"Take these things away!" ordered the new municipal, and Simon quickly removed the cage from the room. Then the municipal turned his attention to Yvonne.

"Who is this, and why, pray, is she here?" he stormed. Barelle explained Yvonne's presence.

"Away with her! This is all against the rules!" he shouted, and poor Yvonne was hustled off before she could even say good-bye to her friend. In her heart she knew that she would never be allowed to come again.

Louis Charles cried himself to sleep that night, in the agony of the day's double disappointment. To be robbed at once of his birds and Yvonne was a crushing blow. But he woke in the night, remembered the packet his mother had sent him, drew it out and opened it. Though he could see nothing, by touch he recognised the prayer-book he had so often seen in his mother's hands. Reassured by her love and thought for him, he kissed it reverently. After that he thrust it back in its hiding-place, and went to sleep calmed and comforted.


e never saw his birds again, nor did Yvonne ever enter the door of his hated prison as the gloomy weeks passed, yet strange events were preparing which were to make radical changes in the life of Louis XVII. These events related chiefly to the cobbler Simon. The long confinement had been telling on his robust health, and stretching his nerves to an irritable tension. For confined he was, as surely and closely as the little king himself. He was there to guard "Little Capet" every moment of the time, and was being handsomely paid for it. Therefore every request to go out for a while, change scene and air or witness some festival of the Republic, was sternly refused by the Council-General. Madame Simon also grew restive, though she was allowed more freedom than her husband.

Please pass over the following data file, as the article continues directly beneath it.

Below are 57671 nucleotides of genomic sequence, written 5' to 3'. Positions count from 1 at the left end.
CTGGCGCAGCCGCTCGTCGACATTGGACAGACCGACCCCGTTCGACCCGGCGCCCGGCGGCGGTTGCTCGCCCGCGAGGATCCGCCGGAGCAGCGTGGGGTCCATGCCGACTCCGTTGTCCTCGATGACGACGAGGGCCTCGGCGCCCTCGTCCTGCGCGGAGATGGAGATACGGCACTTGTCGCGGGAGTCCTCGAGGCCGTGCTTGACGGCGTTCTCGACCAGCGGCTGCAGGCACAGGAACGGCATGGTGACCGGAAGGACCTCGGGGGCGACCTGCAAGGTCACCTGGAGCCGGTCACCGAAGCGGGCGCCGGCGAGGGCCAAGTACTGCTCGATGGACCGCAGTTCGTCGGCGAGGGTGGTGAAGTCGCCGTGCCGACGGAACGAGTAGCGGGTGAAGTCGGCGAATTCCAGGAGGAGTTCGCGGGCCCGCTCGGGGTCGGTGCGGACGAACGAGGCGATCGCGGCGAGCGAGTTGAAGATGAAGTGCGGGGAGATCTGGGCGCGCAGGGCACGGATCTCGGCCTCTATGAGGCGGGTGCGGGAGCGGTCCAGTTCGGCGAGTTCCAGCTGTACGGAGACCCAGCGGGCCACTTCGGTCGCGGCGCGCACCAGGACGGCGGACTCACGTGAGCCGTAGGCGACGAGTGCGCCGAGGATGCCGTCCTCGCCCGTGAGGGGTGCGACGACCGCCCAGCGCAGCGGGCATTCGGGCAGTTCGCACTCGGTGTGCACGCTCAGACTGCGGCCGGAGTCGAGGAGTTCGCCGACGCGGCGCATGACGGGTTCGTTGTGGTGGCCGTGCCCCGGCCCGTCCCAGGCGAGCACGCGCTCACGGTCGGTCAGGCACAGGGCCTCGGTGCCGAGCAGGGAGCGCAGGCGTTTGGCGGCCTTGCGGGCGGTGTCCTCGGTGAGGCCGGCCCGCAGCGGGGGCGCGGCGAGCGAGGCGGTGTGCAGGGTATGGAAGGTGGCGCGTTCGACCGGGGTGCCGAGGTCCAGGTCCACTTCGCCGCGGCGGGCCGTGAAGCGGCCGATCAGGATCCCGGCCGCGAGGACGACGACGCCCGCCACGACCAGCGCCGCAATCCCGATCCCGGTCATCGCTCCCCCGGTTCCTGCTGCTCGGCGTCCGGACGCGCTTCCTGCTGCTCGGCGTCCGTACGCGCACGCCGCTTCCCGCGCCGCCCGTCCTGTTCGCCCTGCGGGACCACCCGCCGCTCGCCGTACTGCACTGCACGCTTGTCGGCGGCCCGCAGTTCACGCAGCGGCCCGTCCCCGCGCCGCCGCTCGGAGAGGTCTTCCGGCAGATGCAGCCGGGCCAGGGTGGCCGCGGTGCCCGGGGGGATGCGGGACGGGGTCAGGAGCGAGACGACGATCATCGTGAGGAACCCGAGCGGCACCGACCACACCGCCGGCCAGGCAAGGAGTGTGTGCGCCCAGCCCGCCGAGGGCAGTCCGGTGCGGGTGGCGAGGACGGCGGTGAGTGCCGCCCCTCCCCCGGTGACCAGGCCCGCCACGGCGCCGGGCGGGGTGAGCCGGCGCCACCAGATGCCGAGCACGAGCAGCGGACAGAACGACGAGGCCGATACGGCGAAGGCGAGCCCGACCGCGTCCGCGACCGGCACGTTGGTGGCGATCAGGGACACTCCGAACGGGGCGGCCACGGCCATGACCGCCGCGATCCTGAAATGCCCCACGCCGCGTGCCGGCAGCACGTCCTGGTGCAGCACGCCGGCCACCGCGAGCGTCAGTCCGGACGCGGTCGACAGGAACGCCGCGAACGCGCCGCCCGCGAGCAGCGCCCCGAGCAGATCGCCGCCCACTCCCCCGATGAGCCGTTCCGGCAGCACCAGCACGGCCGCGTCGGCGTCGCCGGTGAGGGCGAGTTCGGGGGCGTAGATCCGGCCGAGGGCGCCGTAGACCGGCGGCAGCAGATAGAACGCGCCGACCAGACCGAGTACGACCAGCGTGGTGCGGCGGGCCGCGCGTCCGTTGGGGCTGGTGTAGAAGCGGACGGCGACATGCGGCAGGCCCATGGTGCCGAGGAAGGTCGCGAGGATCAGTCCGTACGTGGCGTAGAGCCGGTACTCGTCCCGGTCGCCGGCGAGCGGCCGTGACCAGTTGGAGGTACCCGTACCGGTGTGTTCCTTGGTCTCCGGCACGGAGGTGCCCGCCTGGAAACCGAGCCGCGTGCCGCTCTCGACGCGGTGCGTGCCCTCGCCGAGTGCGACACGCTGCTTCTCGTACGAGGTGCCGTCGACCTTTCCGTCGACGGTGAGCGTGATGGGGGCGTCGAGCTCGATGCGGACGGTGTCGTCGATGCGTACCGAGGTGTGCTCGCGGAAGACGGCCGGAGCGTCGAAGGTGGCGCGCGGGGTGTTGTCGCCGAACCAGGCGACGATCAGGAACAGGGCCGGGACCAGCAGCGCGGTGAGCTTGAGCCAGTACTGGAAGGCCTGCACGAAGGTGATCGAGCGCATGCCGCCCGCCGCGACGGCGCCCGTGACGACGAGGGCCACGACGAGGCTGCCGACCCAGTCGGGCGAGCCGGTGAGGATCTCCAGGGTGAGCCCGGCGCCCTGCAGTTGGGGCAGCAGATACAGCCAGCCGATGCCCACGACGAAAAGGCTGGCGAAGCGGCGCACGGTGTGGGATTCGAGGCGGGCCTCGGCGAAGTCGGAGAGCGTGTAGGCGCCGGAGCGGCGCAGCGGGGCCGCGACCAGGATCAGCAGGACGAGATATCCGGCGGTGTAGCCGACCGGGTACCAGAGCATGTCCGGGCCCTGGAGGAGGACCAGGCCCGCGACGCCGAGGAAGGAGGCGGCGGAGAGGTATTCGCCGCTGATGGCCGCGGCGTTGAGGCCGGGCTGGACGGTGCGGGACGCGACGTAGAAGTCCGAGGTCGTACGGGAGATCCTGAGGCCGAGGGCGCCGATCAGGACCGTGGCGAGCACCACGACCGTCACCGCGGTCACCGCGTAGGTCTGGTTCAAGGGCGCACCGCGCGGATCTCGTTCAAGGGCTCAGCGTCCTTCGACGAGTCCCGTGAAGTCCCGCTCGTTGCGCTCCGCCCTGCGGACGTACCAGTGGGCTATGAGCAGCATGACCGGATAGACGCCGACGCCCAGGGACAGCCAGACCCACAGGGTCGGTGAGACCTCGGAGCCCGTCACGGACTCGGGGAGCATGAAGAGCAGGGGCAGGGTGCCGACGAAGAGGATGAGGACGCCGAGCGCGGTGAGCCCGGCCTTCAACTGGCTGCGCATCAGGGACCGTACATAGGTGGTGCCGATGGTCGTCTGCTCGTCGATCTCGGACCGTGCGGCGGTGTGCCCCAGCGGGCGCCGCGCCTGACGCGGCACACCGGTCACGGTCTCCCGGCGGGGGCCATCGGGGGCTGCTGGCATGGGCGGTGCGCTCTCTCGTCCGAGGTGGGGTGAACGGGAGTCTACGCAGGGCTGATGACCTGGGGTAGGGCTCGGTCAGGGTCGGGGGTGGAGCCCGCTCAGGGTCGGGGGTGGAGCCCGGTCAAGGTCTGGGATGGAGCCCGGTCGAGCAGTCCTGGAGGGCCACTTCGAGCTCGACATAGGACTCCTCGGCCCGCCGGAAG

At length the time came when the cobbler felt he could endure it no longer. He liked his work,-nothing pleased him more than to maltreat this little prince of the blood,-and he liked his pay even better. But more than all he wanted freedom, and that he could not have with the position of tutor to "Little Capet." Consequently on the fifth of January, 1794, he handed in his resignation, and was released from a situation now become hateful to him.